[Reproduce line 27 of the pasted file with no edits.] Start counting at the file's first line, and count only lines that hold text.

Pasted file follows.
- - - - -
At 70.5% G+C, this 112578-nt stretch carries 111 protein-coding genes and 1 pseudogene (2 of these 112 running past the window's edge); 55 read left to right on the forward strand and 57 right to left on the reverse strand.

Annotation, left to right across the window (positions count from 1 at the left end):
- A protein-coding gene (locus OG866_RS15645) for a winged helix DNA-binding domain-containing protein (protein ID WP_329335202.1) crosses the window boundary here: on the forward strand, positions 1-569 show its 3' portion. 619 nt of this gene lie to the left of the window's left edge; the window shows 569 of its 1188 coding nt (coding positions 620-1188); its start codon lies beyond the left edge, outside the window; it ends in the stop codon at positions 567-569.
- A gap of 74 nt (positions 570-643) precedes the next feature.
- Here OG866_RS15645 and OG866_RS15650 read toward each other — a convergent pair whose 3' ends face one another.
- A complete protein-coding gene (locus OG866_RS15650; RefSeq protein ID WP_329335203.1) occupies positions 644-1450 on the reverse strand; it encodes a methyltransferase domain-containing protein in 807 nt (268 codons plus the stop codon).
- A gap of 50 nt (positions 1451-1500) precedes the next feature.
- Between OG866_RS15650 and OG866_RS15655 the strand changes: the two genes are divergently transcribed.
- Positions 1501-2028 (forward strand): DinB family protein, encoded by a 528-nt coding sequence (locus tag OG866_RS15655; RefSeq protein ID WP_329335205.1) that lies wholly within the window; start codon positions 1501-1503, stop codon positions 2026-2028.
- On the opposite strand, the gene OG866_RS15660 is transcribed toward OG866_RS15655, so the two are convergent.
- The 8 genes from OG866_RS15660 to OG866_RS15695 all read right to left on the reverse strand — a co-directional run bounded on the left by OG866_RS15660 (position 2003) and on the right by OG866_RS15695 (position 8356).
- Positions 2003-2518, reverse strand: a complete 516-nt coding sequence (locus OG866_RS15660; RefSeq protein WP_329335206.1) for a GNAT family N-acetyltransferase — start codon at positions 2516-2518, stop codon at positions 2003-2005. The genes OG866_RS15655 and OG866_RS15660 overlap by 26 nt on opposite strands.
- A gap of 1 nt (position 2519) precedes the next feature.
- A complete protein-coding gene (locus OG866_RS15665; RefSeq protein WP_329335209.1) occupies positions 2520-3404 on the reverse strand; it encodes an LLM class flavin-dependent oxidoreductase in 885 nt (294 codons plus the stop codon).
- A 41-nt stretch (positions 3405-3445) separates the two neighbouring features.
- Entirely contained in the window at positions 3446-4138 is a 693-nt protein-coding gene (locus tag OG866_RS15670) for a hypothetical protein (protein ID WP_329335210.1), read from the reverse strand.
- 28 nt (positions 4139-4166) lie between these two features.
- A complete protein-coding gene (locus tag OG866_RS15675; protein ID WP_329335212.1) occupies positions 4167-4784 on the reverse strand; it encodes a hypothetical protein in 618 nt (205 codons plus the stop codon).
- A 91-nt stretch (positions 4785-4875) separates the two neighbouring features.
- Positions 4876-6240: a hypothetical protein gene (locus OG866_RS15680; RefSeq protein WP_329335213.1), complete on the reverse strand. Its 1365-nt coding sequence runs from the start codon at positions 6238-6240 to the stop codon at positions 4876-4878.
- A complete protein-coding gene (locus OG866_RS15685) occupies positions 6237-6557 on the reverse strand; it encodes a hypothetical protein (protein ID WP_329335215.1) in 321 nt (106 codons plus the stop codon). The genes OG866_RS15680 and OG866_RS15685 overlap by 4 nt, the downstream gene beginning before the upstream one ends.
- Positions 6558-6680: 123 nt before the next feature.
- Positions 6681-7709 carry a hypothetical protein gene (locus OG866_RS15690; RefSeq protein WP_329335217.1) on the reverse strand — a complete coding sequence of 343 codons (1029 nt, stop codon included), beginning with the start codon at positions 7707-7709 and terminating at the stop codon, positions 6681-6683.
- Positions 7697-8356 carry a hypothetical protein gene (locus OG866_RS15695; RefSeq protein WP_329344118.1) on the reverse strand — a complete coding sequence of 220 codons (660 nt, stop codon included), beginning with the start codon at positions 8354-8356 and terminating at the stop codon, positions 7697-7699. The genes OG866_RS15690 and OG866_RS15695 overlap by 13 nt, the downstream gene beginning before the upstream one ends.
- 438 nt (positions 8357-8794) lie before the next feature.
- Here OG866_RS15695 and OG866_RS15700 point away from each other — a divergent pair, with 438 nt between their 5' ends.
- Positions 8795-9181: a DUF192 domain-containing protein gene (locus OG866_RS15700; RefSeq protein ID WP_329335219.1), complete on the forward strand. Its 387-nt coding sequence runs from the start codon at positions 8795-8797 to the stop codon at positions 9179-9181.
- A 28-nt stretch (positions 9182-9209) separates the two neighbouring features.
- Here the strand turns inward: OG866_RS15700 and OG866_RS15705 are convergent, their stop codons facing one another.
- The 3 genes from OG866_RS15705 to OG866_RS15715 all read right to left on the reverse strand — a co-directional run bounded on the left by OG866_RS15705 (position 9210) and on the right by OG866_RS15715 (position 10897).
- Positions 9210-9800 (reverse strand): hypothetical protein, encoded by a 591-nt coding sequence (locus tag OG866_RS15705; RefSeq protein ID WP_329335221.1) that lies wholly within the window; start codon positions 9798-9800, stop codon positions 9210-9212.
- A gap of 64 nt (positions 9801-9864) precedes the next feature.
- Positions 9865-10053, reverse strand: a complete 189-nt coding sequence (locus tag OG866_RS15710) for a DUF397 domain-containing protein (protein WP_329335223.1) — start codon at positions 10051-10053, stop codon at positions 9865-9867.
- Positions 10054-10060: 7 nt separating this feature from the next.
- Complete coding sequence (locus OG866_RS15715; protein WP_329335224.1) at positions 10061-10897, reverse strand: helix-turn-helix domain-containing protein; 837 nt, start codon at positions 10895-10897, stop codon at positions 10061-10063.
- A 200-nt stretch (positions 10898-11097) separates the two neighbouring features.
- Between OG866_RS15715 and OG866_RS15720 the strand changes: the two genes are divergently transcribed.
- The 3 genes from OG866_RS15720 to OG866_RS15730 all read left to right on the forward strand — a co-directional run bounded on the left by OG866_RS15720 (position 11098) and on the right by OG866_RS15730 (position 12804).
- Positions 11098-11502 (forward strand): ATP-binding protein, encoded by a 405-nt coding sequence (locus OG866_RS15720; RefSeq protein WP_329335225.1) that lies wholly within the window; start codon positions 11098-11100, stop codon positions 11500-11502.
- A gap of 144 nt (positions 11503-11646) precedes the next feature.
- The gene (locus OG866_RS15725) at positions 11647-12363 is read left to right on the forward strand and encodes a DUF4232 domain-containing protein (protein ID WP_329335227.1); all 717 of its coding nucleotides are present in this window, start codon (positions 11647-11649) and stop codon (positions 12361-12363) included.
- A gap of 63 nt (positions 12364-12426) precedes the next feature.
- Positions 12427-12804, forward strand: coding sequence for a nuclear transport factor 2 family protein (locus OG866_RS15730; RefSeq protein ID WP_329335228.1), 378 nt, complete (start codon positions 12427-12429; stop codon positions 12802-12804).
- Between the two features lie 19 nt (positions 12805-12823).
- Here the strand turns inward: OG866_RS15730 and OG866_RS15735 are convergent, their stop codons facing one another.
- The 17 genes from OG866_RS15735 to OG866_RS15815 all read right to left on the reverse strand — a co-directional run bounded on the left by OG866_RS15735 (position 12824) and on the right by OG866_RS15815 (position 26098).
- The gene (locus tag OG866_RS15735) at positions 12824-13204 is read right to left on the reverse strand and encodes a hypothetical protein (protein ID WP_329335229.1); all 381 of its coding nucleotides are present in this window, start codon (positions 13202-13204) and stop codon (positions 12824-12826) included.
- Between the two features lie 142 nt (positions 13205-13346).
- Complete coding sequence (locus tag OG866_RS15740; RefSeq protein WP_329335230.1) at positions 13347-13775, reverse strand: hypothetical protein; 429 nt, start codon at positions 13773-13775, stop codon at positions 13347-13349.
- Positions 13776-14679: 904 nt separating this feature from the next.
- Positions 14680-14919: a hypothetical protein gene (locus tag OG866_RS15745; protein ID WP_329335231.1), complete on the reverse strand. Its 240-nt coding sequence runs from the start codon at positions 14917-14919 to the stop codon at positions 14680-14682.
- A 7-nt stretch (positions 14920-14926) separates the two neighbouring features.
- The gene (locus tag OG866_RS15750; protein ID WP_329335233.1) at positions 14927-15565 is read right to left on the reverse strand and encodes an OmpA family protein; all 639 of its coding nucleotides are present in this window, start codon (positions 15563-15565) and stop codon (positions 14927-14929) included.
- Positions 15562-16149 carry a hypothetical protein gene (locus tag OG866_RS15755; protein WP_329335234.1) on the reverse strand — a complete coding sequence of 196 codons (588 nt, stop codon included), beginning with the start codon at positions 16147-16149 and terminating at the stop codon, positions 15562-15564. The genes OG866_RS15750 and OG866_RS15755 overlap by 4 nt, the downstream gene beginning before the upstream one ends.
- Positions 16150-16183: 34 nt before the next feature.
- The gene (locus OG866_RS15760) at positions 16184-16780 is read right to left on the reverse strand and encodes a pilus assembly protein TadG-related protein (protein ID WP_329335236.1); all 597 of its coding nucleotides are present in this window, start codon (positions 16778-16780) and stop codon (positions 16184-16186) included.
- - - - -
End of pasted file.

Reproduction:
- Positions 8795-9181: a DUF192 domain-containing protein gene (locus OG866_RS15700; RefSeq protein ID WP_329335219.1), complete on the forward strand. Its 387-nt coding sequence runs from the start codon at positions 8795-8797 to the stop codon at positions 9179-9181.